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    As American as apple pie: happy National Pie Day

    January 23, 2018

January 23, 2018

As American as apple pie: happy National Pie Day

To celebrate National Pie Day (Jan 23), here’s some fun facts we learned from The American Pie Council about one of America’s favorite desserts:

1.) Pie crust was originally not intended to be eaten.

Pie has been around since the ancient Egyptians. The first pies were made by early Romans who may have learned about it through the Greeks. These pies were sometimes made in “reeds” which were used for the sole purpose of holding the filling and not for eating with the filling.

Pie came to America with the first English settlers. The early colonists cooked their pies in long narrow pans calling them “coffins” like the crust in England. As in the Roman times, the early American pie crusts often were not eaten, but simply designed to hold the filling during baking. It was during the American Revolution that the term crust was used instead of coffyn.

Baker Preparing Pies by Italian painter Bartolomeo Passarotti (1529-1592)

2.) The Romans published the first pie recipe, and it sounds delicious.

The Romans must have spread the word about pies around Europe as the Oxford English Dictionary notes that the word pie was a popular word in the 14th century. The first pie recipe was published by the Romans and was for a rye-crusted goat cheese and honey pie.

3.) Cherry pie is said to have royal origins (but it’s probably not true).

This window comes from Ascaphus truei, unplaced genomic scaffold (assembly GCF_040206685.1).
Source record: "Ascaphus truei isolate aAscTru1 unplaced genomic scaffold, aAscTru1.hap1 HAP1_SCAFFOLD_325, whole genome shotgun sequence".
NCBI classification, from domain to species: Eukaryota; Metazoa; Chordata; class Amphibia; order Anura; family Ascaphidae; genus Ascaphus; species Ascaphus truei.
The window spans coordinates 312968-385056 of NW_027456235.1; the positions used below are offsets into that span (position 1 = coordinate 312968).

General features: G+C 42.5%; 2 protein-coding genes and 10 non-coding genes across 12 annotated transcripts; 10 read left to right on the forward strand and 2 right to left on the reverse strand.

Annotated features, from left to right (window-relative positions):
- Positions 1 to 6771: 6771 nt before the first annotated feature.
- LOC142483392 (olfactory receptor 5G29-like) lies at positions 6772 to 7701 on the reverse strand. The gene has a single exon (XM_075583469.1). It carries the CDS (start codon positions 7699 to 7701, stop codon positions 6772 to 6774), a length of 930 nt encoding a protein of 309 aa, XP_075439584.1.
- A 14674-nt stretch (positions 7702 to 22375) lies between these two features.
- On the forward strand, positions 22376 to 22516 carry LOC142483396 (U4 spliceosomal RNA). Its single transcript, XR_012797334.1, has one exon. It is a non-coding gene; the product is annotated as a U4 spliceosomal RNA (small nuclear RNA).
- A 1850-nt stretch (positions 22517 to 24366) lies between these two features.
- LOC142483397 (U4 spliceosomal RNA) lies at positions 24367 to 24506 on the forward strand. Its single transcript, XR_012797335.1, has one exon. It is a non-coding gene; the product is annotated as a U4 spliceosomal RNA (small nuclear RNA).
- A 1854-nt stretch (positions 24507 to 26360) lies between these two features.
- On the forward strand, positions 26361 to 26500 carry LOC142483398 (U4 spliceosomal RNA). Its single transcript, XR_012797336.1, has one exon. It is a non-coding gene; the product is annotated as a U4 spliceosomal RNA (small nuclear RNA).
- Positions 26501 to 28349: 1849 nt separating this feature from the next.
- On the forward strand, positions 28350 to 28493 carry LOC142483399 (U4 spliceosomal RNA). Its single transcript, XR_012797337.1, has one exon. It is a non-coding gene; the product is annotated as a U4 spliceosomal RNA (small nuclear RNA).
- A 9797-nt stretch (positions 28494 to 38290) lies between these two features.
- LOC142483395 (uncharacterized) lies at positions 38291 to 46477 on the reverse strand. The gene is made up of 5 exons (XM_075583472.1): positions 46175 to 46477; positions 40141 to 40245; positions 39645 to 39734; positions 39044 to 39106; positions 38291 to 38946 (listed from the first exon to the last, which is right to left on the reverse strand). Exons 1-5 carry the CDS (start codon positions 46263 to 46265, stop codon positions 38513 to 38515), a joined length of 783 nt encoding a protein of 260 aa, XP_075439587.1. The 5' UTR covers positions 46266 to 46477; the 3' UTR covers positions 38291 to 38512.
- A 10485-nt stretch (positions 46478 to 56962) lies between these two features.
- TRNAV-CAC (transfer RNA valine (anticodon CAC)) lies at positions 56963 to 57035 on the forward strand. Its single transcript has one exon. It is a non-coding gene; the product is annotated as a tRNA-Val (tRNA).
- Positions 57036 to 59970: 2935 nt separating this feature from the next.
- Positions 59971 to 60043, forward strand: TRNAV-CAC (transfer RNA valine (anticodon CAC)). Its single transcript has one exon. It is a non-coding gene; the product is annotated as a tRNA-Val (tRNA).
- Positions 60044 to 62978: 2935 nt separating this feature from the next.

The early pies were predominately meat pies. Pyes (pies) originally appeared in England as early as the twelfth century. The crust of the pie was referred to as “coffyn”. There was actually more crust than filling. Often these pies were made using fowl and the legs were left to hang over the side of the dish and used as handles. Fruit pies or tarts (pasties) were probably first made in the 1500s. English tradition credits making the first cherry pie to Queen Elizabeth I.

4.) For the best pie, keep it cold and keep it simple.

Cold ingredients are essential to making a great pie crust It even helps to have cold bowls and utensils. In addition, be sure to chill the dough for at least an hour before rolling it out. Keeping the shortening cold ensures a nice flaky crust!

Don’t overwork or overhandle the dough. Your shortening/butter should be coated with flour mixture, not blended with it. Over-processing causes gluten to form, a substance that toughens the dough. It’s even a good idea to have cold hands before handling.

5.) You can make a tasty pie entirely from UFCW-made ingredients.

Butter, flour, eggs, sugar, whipped topping, and pie filling – UFCW members at a number of different local unions across the country help make sure you have quality ingredients for your family recipes. Here’s a sample of just a few of the pie-related ingredients the men and women of the UFCW are hard at work making: